If spending time with your partner feels like it drains everything out of you, you might be in a toxic relationship. But it’s not always that easy to tell when you’re in a relationship that’s toxic versus one that’s going through a rough patch. We talked to two relationship experts about how to identify a toxic relationship, and what to do if you’re in one.
Julie Schwartz Gottman, PhD, a clinical psychologist and the co-author of Eight Dates: Essential Conversations For A Lifetime Of Love, defines a toxic relationship as “one that makes you feel worse about yourself.” She adds, “Not only that, but it may also be one that evokes fear in you, for either yourself or your children.”
If a relationship is abusive — verbally, emotionally, or physically — then it’s toxic, Dr. Gottman says, but there are also relationships that are toxic but not abusive. She gives two examples: one in which a partner has a sex addiction, repeatedly cheats on their partner, and is unwilling to get help and one in which a partner has a drug addiction and is spending all the couple’s shared savings, putting them into bankruptcy. “Those are toxic relationships, but they’re not necessarily abusive,” she explains.
Andrea Syrtash, relationship expert and author of He’s Just Not Your Type (And That’s A Good Thing): How To Find Love Where You Least Expect It, has a similar definition. She says a toxic relationship is “one that feels unstable, draining and/or constantly combative (emotionally and in some cases, physically).” She adds, “Relationships should generally bring out our best, but a toxic relationship does the opposite. People tend to undermine each other in a toxic relationship.”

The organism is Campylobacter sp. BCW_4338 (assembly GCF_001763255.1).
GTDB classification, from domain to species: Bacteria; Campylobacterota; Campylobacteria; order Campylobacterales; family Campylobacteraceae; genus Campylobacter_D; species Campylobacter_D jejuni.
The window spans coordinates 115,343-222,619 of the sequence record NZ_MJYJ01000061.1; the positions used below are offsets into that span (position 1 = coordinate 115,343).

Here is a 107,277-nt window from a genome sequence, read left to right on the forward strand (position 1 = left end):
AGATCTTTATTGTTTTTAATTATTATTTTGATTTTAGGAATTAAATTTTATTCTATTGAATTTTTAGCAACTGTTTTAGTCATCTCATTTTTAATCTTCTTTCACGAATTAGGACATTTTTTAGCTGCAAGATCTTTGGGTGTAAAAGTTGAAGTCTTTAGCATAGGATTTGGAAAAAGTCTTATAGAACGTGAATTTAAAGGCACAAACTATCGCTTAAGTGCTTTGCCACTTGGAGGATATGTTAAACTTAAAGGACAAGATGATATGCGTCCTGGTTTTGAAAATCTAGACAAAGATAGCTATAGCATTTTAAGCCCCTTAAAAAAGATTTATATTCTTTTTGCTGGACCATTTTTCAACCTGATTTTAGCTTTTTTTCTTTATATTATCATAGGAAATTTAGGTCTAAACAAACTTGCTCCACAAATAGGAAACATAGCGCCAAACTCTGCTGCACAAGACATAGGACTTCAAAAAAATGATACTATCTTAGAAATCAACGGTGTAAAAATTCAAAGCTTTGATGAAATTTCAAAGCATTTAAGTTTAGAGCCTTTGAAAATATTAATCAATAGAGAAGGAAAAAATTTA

If you think you might be in a toxic relationship, consider these questions:
This fear can be present without physical violence. Dr. Gottman reminds us that abuse may not be physical, but can also appear as “expressions of contempt that you’re hearing from the partner, such that it makes you feel horribly shamed, it makes you want to shrink into nothing.”
If your partner doesn’t seem to care about your unhappiness or complaints, and won’t put in the effort to meet your needs, Dr. Gottman says, “that’s not good.”
This is a good general question to ask, says Syrtash. “If you realize you’re often on the defense or arguing, this may be the first clue,” she explains. “My general rule is if you’re questioning if something isn’t healthy or right, you probably already know the answer to that. It’s important for people to listen to their instincts.”
Both Syrtash and Dr. Gottman say that toxic relationships can sometimes become healthy again. “Depending on what makes a relationship toxic or unhealthy, it’s possible to work together (usually with a trained therapist) to improve it,” Syrtash says. “However, in most cases, a toxic dynamic is hard to build from. Trust and respect are the foundation of a good relationship, and in a toxic one, these are often missing.”
Dr. Gottman says that she and her husband Dr. John Gottman have treated many people in toxic relationships, and she’s found that “if people are willing to make changes, I definitely think that some toxic relationships can be changed.” However, she adds that in relationships with characterological domestic violence — meaning that one partner causes serious harm to the other, “takes absolutely no responsibility for the violence, and typically blames the victim for it” — she would not advise trying to mend the relationship. In these cases, she says, “the only thing the victim can do is get the heck out of Dodge and find safety for herself.”